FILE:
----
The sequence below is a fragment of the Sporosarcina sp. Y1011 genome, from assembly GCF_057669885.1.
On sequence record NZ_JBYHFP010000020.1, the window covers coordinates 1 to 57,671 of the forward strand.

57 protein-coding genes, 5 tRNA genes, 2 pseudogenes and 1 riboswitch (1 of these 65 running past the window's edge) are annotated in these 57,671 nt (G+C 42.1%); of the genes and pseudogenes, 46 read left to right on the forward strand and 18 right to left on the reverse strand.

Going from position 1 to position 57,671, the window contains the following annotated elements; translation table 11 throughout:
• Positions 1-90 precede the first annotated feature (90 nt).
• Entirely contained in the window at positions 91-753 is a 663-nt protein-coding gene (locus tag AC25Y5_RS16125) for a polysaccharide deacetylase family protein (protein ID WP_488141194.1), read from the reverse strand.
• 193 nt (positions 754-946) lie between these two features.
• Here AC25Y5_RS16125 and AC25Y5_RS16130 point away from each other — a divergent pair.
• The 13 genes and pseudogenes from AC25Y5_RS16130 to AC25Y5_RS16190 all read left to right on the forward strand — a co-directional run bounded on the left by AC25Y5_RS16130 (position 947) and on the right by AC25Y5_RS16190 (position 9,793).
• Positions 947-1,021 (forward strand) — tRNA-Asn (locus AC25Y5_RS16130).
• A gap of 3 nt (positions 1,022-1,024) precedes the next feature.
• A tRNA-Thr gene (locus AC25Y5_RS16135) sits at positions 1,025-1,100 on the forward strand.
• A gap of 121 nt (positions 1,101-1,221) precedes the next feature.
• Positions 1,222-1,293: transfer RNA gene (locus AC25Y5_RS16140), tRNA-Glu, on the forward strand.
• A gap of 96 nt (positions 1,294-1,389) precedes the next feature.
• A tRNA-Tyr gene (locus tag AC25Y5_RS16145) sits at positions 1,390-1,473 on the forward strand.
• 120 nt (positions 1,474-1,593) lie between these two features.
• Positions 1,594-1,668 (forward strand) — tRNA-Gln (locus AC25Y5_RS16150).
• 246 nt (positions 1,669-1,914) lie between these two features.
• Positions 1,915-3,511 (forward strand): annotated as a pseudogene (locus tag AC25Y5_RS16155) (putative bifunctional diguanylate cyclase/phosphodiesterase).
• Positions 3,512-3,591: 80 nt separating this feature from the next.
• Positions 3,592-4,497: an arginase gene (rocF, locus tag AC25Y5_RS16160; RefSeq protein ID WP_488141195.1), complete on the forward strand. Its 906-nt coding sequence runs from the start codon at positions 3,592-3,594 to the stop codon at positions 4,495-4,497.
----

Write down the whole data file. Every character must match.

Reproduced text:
The sequence below is a fragment of the Sporosarcina sp. Y1011 genome, from assembly GCF_057669885.1.
On sequence record NZ_JBYHFP010000020.1, the window covers coordinates 1 to 57,671 of the forward strand.

57 protein-coding genes, 5 tRNA genes, 2 pseudogenes and 1 riboswitch (1 of these 65 running past the window's edge) are annotated in these 57,671 nt (G+C 42.1%); of the genes and pseudogenes, 46 read left to right on the forward strand and 18 right to left on the reverse strand.

Going from position 1 to position 57,671, the window contains the following annotated elements; translation table 11 throughout:
• Positions 1-90 precede the first annotated feature (90 nt).
• Entirely contained in the window at positions 91-753 is a 663-nt protein-coding gene (locus tag AC25Y5_RS16125) for a polysaccharide deacetylase family protein (protein ID WP_488141194.1), read from the reverse strand.
• 193 nt (positions 754-946) lie between these two features.
• Here AC25Y5_RS16125 and AC25Y5_RS16130 point away from each other — a divergent pair.
• The 13 genes and pseudogenes from AC25Y5_RS16130 to AC25Y5_RS16190 all read left to right on the forward strand — a co-directional run bounded on the left by AC25Y5_RS16130 (position 947) and on the right by AC25Y5_RS16190 (position 9,793).
• Positions 947-1,021 (forward strand) — tRNA-Asn (locus AC25Y5_RS16130).
• A gap of 3 nt (positions 1,022-1,024) precedes the next feature.
• A tRNA-Thr gene (locus AC25Y5_RS16135) sits at positions 1,025-1,100 on the forward strand.
• A gap of 121 nt (positions 1,101-1,221) precedes the next feature.
• Positions 1,222-1,293: transfer RNA gene (locus AC25Y5_RS16140), tRNA-Glu, on the forward strand.
• A gap of 96 nt (positions 1,294-1,389) precedes the next feature.
• A tRNA-Tyr gene (locus tag AC25Y5_RS16145) sits at positions 1,390-1,473 on the forward strand.
• 120 nt (positions 1,474-1,593) lie between these two features.
• Positions 1,594-1,668 (forward strand) — tRNA-Gln (locus AC25Y5_RS16150).
• 246 nt (positions 1,669-1,914) lie between these two features.
• Positions 1,915-3,511 (forward strand): annotated as a pseudogene (locus tag AC25Y5_RS16155) (putative bifunctional diguanylate cyclase/phosphodiesterase).
• Positions 3,512-3,591: 80 nt separating this feature from the next.
• Positions 3,592-4,497: an arginase gene (rocF, locus tag AC25Y5_RS16160; RefSeq protein ID WP_488141195.1), complete on the forward strand. Its 906-nt coding sequence runs from the start codon at positions 3,592-3,594 to the stop codon at positions 4,495-4,497.